Wednesday, January 25, 2006

The Supremes: Greatest Hits (vol. 2)

Crawford v Washington, 541 US 36 [2004] [available here]

An instant classic, Crawford v Washington has managed to flip everyday criminal trial and appellate practice in New York on its ear. I have posted more on Crawford than any other criminal decision in the nine months or so that this blog has been up and running, simply because the fallout from Crawford is so widespread. Previously settled trial practices are being questioned. Can the People in a murder trial simply have a substitute medical examiner opine as to manner and cause of death based on an autopsy report prepared by a non-testifying medical examiner, or is the autopsy report testimonial hearsay? Can the People play a 911 tape for the jury, or is the call testimonial hearsay? Does Crawford apply at recidivist sentencing hearings in New York? Is a simple "affidavit of mailing" testimonial hearsay? The Fourth Department says yes, but it is by no means clear that the U.S. Supreme Court would reach the same conclusion. What about breathalyzer calibration records?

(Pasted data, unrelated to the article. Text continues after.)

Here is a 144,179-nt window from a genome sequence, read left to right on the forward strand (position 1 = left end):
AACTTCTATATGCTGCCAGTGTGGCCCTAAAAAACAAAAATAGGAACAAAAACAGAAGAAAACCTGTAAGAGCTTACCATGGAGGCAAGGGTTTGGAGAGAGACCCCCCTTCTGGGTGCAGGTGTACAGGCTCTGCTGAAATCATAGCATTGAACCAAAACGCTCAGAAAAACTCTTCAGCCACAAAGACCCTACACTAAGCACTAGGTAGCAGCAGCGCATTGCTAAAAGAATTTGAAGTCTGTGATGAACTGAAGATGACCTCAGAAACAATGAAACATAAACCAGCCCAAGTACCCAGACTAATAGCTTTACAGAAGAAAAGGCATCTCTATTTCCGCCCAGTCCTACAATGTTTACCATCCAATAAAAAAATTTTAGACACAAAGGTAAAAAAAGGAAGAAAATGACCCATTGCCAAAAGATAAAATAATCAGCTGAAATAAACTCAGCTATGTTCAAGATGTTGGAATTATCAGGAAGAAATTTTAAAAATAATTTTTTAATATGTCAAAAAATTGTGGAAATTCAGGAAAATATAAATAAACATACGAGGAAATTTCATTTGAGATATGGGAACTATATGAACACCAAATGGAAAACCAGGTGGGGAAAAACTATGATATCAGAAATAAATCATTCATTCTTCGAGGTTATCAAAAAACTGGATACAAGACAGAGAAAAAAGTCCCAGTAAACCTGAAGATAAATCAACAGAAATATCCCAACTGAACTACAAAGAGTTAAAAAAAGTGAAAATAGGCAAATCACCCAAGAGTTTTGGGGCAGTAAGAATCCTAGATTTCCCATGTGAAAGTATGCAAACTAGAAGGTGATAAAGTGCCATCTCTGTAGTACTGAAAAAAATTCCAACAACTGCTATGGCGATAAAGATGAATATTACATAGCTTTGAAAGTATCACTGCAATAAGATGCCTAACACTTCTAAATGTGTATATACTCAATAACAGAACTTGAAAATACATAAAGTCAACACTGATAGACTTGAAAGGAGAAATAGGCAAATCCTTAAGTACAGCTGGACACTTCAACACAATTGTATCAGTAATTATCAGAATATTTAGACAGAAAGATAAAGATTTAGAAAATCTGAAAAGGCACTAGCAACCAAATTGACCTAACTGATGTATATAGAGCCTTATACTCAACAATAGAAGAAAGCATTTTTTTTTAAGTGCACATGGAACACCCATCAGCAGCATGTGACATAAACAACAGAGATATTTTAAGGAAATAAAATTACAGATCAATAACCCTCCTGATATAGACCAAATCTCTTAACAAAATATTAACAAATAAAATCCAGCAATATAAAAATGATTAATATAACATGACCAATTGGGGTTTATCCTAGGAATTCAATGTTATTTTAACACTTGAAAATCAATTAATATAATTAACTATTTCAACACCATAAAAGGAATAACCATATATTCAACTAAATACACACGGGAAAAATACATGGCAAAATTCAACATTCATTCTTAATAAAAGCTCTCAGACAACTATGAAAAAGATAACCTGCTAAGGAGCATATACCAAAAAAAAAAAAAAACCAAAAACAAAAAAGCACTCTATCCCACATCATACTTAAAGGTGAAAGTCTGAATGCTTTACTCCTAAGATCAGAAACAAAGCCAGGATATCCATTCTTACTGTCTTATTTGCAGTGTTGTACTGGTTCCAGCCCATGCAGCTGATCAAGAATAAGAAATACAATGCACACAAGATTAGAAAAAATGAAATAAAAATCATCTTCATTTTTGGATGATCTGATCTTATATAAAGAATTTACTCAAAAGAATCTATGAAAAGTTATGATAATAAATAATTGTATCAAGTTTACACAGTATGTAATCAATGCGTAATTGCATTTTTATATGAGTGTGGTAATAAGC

All great questions, and all questions Justice Scalia deliberately left for another day by not setting forth a comprehensive definition of 'testimonial' in Crawford. The Court of Appeals has recently weighed in and defined "testimonial" very broadly--a nice development for New York criminal defendants. But we will just have to wait and see if the Supremes are as generous when they get around to deciding the issue.